How Do You Imagine Your Future Career As A Physician?

I’ve done it, you’ve done it, we’ve all done it. Lying down in bed at night right before you’re about to go to sleep, imagining your life after 15 years when you are an independent, practicing physician. We all know what it’s going to take to get there – working your butt off, passion for the field, etcetera etcetera. However, given the people of science that we are, it might be worthwhile to look at it from a more objective lens. In other words, here’s the question that I want to try to answer – what are the factors that contribute to the decision you make when choosing a specialty? Inside the OR vs. Outside the OR vs. Somewhere in the Middle I would encourage you to reference an earlier article I wrote where I described the process that every first year medical student should consider going through, trying to shadow in as many specialties as possible in order to figure out between medicine and surgery. In my opinion, this is the most important decision that you need to make while you are still in infancy for the long road ahead. If you like being in the OR and nothing else, then you should do something in surgery. If you can live without the OR, but still want to do something procedural, then you should look into something along...

Dr. Orthochick: Hip Dislocation

I was supposed to have a “research day” yesterday, which would have been really nice since Dr. Jewish emailed me to inform me that my whole “summary” section for my paper sucked and i had to redo it since it did not “emphasize the points of this paper or convince the orthopedic surgeon that this paper is in any way useful or relevant.” He also asked me if I wanted to help him with a project, which means I have 3 projects going and potentially 2 more starting soon. So yeah, a research day would have been nice and I would have actually used it to get research done, thankyouverymuch. As luck would have it, I had to cover a Dr. Grandpa case. It looked like a cool case, it was a hip replacement but the lady had a really deformed hip socket so it was going to be done a special way. The advantage to this is that it’s a cool case, the disadvantage is that I don’t get to do much. but I like hip replacements so OK, I’m cool with the whole thing. The surgery went fine and I ordered a postoperative xray to be done in the recovery room because that’s Dr. Grandpa’s MO. By that point it was around 10:30AM so I figured I could stick around and wait for the xray results and...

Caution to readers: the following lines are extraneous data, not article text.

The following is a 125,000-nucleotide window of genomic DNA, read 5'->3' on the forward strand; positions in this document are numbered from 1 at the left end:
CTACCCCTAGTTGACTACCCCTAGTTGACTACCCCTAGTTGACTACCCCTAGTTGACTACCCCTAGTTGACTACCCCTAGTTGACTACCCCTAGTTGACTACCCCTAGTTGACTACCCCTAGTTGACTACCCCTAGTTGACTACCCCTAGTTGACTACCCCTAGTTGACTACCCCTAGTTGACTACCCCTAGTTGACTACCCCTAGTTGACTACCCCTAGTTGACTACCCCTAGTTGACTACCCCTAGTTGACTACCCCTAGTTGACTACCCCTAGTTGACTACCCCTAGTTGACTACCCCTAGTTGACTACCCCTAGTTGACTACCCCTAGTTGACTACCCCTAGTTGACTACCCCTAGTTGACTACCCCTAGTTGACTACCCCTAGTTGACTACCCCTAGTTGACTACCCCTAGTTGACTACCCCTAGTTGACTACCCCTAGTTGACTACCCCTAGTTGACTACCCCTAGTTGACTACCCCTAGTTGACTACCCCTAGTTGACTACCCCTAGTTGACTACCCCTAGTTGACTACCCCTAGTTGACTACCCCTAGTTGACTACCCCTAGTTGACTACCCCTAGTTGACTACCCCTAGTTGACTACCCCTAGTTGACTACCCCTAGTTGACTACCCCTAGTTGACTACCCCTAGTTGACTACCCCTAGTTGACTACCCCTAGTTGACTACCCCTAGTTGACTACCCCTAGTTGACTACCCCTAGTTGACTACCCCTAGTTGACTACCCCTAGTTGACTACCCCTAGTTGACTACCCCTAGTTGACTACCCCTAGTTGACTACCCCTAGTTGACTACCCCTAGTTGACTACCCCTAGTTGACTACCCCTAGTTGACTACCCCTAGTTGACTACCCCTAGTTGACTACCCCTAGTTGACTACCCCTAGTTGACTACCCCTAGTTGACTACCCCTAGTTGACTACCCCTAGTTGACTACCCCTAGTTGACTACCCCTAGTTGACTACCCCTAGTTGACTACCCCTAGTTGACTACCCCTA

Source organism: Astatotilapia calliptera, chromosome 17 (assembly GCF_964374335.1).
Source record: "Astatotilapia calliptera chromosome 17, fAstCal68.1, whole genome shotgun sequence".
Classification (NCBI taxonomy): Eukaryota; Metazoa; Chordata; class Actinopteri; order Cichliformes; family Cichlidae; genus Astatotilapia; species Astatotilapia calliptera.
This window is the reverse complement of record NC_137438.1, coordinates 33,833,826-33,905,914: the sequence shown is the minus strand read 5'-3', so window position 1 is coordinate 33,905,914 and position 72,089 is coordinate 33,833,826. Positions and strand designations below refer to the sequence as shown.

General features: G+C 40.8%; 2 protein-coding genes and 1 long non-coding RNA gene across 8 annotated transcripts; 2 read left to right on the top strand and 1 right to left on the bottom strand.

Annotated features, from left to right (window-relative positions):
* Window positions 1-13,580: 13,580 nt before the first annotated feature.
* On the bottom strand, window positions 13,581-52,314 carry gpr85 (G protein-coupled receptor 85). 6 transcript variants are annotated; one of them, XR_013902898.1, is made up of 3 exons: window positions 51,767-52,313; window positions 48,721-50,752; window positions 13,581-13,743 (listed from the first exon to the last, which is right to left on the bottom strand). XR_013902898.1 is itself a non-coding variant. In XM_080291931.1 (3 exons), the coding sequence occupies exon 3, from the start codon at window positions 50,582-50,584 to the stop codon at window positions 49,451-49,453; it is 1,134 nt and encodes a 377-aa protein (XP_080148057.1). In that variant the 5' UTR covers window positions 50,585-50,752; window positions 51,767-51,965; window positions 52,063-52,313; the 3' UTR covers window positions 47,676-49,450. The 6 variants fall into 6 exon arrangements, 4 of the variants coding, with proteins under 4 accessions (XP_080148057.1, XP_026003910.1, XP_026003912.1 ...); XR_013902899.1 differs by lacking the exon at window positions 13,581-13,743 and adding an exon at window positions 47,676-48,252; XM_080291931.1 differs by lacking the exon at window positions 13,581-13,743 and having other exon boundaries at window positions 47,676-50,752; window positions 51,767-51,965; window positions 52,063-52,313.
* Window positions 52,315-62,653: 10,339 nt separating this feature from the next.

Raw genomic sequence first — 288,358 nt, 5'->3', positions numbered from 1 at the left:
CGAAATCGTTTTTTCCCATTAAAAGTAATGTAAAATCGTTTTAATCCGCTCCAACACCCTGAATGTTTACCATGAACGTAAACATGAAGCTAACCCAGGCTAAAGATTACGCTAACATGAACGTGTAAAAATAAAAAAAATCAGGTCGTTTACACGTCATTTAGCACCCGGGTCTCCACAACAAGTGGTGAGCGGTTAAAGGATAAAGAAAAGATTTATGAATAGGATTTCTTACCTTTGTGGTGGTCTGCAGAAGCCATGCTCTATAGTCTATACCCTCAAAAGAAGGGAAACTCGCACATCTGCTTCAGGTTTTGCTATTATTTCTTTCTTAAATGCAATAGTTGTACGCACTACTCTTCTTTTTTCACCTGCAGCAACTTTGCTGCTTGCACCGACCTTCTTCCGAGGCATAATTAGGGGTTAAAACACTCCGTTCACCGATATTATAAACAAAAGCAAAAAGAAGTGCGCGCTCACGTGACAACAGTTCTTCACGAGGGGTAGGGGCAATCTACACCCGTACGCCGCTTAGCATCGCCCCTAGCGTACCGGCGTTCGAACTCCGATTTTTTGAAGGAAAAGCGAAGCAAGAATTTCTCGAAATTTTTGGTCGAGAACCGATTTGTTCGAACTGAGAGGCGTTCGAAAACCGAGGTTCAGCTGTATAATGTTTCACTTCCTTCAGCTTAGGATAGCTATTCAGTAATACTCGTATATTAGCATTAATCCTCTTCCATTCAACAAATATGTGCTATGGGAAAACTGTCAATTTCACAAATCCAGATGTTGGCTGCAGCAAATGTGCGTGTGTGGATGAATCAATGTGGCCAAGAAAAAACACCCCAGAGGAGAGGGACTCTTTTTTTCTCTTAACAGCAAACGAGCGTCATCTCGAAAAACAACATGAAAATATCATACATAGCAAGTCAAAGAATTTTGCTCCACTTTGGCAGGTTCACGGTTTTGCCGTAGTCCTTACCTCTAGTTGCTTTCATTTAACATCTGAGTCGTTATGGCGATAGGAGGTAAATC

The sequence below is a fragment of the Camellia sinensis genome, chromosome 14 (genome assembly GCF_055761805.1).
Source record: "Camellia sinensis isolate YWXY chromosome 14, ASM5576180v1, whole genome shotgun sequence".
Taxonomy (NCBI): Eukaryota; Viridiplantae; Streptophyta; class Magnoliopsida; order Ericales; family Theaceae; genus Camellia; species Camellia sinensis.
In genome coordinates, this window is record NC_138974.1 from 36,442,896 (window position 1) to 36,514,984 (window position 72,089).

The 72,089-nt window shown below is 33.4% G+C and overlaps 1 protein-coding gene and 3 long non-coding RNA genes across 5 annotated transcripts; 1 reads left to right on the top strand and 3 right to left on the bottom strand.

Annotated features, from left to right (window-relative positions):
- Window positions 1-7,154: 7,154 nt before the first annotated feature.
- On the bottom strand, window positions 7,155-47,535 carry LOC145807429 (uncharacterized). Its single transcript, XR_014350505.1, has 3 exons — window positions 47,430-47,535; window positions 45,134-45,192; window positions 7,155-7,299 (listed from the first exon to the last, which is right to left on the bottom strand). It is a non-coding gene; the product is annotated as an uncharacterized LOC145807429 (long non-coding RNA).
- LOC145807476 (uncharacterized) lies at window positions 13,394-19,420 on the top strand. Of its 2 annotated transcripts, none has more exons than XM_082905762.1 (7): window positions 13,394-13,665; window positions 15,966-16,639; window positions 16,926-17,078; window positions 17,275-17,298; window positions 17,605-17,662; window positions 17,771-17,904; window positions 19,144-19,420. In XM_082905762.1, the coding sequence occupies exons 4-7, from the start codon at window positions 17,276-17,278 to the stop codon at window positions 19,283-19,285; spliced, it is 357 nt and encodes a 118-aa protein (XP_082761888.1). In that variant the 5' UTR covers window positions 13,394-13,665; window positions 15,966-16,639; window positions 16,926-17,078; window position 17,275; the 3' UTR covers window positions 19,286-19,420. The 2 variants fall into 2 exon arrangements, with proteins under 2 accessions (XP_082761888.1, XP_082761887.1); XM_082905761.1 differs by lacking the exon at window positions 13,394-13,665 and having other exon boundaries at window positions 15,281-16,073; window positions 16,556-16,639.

Why 4 Days Off A Month During Residency Isn’t Enough

During my Medicine rotations during med school and also during my Medicine intern year, we had four days off per month. I believe that’s the minimum that residencies are forced to provide. Maybe this makes me a delicate little snowflake, but I think 4 days off per month is nowhere near enough. Especially when the other 26-27 days of the month, you are waking up super early, leaving super late, and sometimes spending the night in the hospital. I remember one resident said she got a simple cold and it lasted for two months because she was so overworked that she couldn’t shake it. Is it any wonder residents are so burned out? There was one month during internship when I was feeling really depressed and burned out, and I was going into a stretch of working nearly two weeks nonstop with two overnights wedged in there. I asked my lovely (not) senior resident if there was any way I could have even a half day off in there. In retrospect, I’m embarrassed I asked because the answer was so obviously no. She let me have it: “If you get a day off, that means someone else has to cover for you!” The solution, in my mind, is that we need to train more physicians so the ones we have aren’t so overworked and miserable. Yet I doubt that...

Why Not To Go To Med School

So you’re interested in going to medical school. But maybe you shouldn’t. In this post, we’ll talk about reasons why not to go to medical school. Let’s start with why I wrote this post. This past week one of my classmates and I were talking about our plans for residency. I recently decided my future career (Internal Medicine) but he was much further from a decision. Instead, he says he was considering “selling out” and getting a consulting job. Now I’ve nothing against the consulting job. “But can you imagine going through 4 years undergrad, the freaking MCAT, and 4 years of med school (+ Step 1 and Step 2) just to end up in consulting?” This is why knowing if your reasons are authentic can save you a lot of trouble later on. But if your reasons correspond with one a few in this post, it may be reason to think on whether or not to go to medical school. So let’s get started.   “I Want To Help People” You may have read the headline and wondered why wanting to help people is a bad reason to go into med school. Well honestly it’s not a bad reason, it’s just too vague of a reason. Almost every pre-med says they want to go to med school to “help people”. But what does that mean? Why can’t you...